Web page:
Abandoned federal government properties in Lagos, Nigeria have continued to rot as the country’s housing deficit worsens by the day.
Nigeria: Federal government properties fall into disrepair as housing shortage worsens
Derelict federal government properties in Lagos have continued to rot as the country’s housing deficit worsens by the day. The Ikoyi federal secretariat complex is one of them.
Other government properties in this category include the Nigerian External Telecommunications (NET) building on Marina Street, the Defense House (formerly the Independence Building) and the former Army Headquarters building, all of which are located on Marine Street.
Despite the federal government’s claim that there is no housing deficit in the country, the deficit has now reached 22 million units, according to Bismarck Rewane, who spoke recently at the June Breakfast held at the School of Business. of Lakes (LBS).
Public Works and Housing Minister Babatunde Fashola insists that the deficit is primarily an urban problem, saying: “My understanding of the housing deficit is that it is largely an urban problem: people migrating to cities.”
If you travel to the countryside, you will see houses owned by city dwellers. These residences are secure. We cannot talk about a housing shortage when there are so many empty houses”.
The 12-story Federal Secretariat Complex in Ikoyi was one of the government properties sold on the real estate market by the Olusegun Obasanjo administration between 2003 and 2006. The complex, which was built in 1976, housed the entire Federal Civil Service, but it was decommissioned in 1991 after the federal capital was moved from Lagos to Abuja.
The weed-infested compound, along with the other properties, is a testament to poor asset management in a country desperate for any available space to house its largely ‘homeless’ citizens.
Aside from residential housing opportunities, these properties could have been potential sources of government revenue if properly utilized. Now they are depreciating and losing value because they are empty and unused.
The value of the federal secretariat, including the land and physical structure, was revealed to be around 40 billion naira and could have been higher if the asset had been in constant use.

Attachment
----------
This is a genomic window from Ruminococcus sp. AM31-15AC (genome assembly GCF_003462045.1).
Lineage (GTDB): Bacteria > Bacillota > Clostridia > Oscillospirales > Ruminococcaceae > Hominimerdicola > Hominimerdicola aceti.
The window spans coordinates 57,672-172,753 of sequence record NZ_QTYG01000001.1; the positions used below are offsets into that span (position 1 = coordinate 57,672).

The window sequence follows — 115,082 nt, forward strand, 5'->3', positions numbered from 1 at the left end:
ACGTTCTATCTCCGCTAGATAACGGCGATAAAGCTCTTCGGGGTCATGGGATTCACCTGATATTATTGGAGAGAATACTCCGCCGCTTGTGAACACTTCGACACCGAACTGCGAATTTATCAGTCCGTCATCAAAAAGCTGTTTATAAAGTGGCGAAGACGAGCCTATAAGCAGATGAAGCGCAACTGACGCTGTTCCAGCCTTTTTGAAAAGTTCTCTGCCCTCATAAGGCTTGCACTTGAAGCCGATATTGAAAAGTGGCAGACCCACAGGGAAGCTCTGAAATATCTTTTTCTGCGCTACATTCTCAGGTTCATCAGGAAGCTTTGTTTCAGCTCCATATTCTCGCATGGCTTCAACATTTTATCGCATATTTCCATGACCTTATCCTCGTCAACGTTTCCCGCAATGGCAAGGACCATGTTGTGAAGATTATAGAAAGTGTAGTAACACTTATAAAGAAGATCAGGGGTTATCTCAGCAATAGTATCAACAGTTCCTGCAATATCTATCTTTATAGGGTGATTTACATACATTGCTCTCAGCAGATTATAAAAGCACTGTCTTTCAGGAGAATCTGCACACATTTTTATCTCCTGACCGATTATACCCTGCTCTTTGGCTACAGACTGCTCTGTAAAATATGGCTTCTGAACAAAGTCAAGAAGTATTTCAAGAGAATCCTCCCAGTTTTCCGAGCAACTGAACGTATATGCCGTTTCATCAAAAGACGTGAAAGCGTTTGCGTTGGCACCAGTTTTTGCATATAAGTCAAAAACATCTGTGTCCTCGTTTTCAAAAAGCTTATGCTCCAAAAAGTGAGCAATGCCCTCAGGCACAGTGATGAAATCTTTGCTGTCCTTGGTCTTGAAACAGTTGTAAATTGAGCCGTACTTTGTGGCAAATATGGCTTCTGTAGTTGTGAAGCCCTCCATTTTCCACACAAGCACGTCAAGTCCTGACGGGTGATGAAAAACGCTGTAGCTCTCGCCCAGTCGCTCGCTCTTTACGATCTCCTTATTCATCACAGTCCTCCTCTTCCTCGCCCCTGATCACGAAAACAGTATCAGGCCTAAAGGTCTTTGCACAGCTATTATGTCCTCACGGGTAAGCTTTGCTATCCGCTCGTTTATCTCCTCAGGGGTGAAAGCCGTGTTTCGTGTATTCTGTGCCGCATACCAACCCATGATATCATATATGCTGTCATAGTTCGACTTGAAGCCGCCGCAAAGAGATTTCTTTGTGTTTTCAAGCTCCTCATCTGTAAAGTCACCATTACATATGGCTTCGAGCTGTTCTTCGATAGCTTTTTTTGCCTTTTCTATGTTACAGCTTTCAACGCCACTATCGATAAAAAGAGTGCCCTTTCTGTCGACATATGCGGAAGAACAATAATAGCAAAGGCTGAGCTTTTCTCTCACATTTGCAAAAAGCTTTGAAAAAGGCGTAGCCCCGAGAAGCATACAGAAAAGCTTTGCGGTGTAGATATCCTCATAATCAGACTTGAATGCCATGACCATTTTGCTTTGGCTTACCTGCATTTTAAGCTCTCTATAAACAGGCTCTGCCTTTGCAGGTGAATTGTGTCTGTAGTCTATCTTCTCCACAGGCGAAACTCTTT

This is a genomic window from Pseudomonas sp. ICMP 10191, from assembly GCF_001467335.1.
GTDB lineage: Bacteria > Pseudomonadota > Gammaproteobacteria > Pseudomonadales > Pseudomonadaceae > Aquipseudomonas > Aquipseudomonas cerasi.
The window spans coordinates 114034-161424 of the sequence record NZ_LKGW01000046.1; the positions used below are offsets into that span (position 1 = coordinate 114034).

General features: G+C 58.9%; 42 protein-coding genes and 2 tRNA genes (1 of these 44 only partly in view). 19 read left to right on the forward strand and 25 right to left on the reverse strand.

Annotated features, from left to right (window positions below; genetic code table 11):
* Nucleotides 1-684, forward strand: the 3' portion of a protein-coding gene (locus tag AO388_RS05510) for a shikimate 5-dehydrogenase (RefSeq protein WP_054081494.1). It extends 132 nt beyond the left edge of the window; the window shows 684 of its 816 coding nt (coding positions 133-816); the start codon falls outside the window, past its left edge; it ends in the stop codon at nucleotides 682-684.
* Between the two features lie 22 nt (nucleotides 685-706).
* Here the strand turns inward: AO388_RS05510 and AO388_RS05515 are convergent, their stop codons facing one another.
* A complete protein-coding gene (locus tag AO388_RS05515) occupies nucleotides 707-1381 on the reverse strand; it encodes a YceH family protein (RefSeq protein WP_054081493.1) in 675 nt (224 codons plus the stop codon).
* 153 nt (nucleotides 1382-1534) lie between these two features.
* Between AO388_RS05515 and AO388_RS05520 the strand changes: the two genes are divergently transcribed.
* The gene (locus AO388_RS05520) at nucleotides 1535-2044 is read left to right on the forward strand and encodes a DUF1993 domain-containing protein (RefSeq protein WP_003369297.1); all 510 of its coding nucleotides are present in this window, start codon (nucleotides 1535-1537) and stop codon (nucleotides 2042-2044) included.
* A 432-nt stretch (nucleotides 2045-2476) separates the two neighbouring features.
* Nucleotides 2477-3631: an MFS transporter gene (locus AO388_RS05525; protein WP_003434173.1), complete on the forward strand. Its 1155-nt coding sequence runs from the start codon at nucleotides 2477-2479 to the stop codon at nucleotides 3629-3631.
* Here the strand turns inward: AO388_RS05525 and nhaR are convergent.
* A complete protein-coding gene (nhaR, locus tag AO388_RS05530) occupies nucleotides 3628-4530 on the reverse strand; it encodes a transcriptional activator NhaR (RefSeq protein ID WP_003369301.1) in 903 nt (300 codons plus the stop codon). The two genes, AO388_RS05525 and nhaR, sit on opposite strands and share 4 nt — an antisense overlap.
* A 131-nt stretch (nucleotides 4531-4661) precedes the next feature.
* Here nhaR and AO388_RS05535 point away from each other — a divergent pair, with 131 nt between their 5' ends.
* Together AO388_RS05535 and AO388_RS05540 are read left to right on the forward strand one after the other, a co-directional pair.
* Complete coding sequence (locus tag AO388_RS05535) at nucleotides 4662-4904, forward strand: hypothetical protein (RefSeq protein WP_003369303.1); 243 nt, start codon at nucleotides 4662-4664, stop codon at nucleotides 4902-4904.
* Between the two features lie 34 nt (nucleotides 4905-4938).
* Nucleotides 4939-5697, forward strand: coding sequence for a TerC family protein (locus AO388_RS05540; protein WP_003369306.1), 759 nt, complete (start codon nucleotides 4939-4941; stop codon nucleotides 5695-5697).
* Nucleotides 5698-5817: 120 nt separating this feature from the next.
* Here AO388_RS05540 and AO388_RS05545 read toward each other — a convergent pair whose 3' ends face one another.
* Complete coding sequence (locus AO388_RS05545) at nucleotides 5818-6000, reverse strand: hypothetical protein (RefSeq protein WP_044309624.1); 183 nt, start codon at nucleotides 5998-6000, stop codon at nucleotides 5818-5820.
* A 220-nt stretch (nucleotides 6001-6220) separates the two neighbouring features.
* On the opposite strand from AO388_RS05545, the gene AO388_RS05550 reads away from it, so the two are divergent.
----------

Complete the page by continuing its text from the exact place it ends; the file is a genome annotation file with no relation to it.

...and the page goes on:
“That asset is on prime ground; don’t forget it’s in Ikoyi, which is one of the most expensive places in Nigeria,” a land surveyor and property appraiser, who requested anonymity, said in an interview about the value of the asset. .
However, there has been an attempt to convert the complex into a residential building after it was sold in 2005 for N7 billion to Resort International Limited (RIL), which intended to convert the complex into apartments for 480 families.
With an average of five people per family (father, mother, two children and a maid), the complex could house around 2,400 people. However, the project stalled.
Mikail Mumuni, Manager of Group Corporate Affairs at RIL, explained in a recent media post that shortly after they paid for the complex, the Lagos State Government intervened, claiming that the complex should have been sold to them and no one else. , despite the fact that it did not participate in the bidding process.
“But the state government didn’t stop there. When RIL workers arrived on the site to begin construction, it sent thugs to chase them away. In a clear show of bad faith, the state government also made other ridiculous demands, such as demanding that RIL get from it a new Certificate of Domain (CofO), regardless of the documents issued by the federal government on the property, ”he revealed.
The government, it added, has also asked RIL to seek consent from the Lagos governor on the property and a change of use, as well as request a development permit from the state government.
RIL viewed these demands as inconsistent with the Development Lease Agreement (DLA) it signed in 2006 with the Federal Government, which granted it a 99-year lease to redevelop the secretariat complex into luxury apartments.
As a result, it took the Federal Government to a Court of Arbitration, claiming that it had suffered damages totaling N88 billion as a result of the government’s breach of a DLA clause.
Although the Court, chaired by architect Fred Adeniyi Coker and supported by a lawyer, Yusuf Alli, Chief Advocate of Nigeria (SAN), and former Federation Attorney General Abdullahi Ibrahim, ordered the FG to pay the company N54 billion in damages, it is not clear whether this decision has been followed.